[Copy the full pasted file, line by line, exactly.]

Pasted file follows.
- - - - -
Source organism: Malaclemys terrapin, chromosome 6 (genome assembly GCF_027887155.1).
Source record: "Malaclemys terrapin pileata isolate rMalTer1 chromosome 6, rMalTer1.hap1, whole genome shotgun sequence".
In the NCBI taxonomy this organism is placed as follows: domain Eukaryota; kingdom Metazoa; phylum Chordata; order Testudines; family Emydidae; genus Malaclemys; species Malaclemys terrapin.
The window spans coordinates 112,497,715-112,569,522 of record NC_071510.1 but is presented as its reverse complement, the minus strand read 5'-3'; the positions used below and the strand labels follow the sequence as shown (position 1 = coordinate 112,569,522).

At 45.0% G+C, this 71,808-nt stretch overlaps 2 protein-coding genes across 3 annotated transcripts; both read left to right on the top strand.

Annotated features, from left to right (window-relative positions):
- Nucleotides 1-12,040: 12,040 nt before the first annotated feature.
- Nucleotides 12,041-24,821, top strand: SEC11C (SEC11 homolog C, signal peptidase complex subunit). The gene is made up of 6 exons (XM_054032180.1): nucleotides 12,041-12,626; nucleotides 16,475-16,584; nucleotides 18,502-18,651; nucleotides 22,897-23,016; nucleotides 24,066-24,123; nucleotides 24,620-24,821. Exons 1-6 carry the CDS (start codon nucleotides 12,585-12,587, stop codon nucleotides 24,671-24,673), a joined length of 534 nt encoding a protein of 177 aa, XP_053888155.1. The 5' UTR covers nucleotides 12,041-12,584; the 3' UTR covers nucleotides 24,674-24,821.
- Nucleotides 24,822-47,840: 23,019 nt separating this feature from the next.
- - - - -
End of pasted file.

Source organism: Malaclemys terrapin, chromosome 6 (genome assembly GCF_027887155.1).
Source record: "Malaclemys terrapin pileata isolate rMalTer1 chromosome 6, rMalTer1.hap1, whole genome shotgun sequence".
In the NCBI taxonomy this organism is placed as follows: domain Eukaryota; kingdom Metazoa; phylum Chordata; order Testudines; family Emydidae; genus Malaclemys; species Malaclemys terrapin.
The window spans coordinates 112,497,715-112,569,522 of record NC_071510.1 but is presented as its reverse complement, the minus strand read 5'-3'; the positions used below and the strand labels follow the sequence as shown (position 1 = coordinate 112,569,522).

At 45.0% G+C, this 71,808-nt stretch overlaps 2 protein-coding genes across 3 annotated transcripts; both read left to right on the top strand.

Annotated features, from left to right (window-relative positions):
- Nucleotides 1-12,040: 12,040 nt before the first annotated feature.
- Nucleotides 12,041-24,821, top strand: SEC11C (SEC11 homolog C, signal peptidase complex subunit). The gene is made up of 6 exons (XM_054032180.1): nucleotides 12,041-12,626; nucleotides 16,475-16,584; nucleotides 18,502-18,651; nucleotides 22,897-23,016; nucleotides 24,066-24,123; nucleotides 24,620-24,821. Exons 1-6 carry the CDS (start codon nucleotides 12,585-12,587, stop codon nucleotides 24,671-24,673), a joined length of 534 nt encoding a protein of 177 aa, XP_053888155.1. The 5' UTR covers nucleotides 12,041-12,584; the 3' UTR covers nucleotides 24,674-24,821.
- Nucleotides 24,822-47,840: 23,019 nt separating this feature from the next.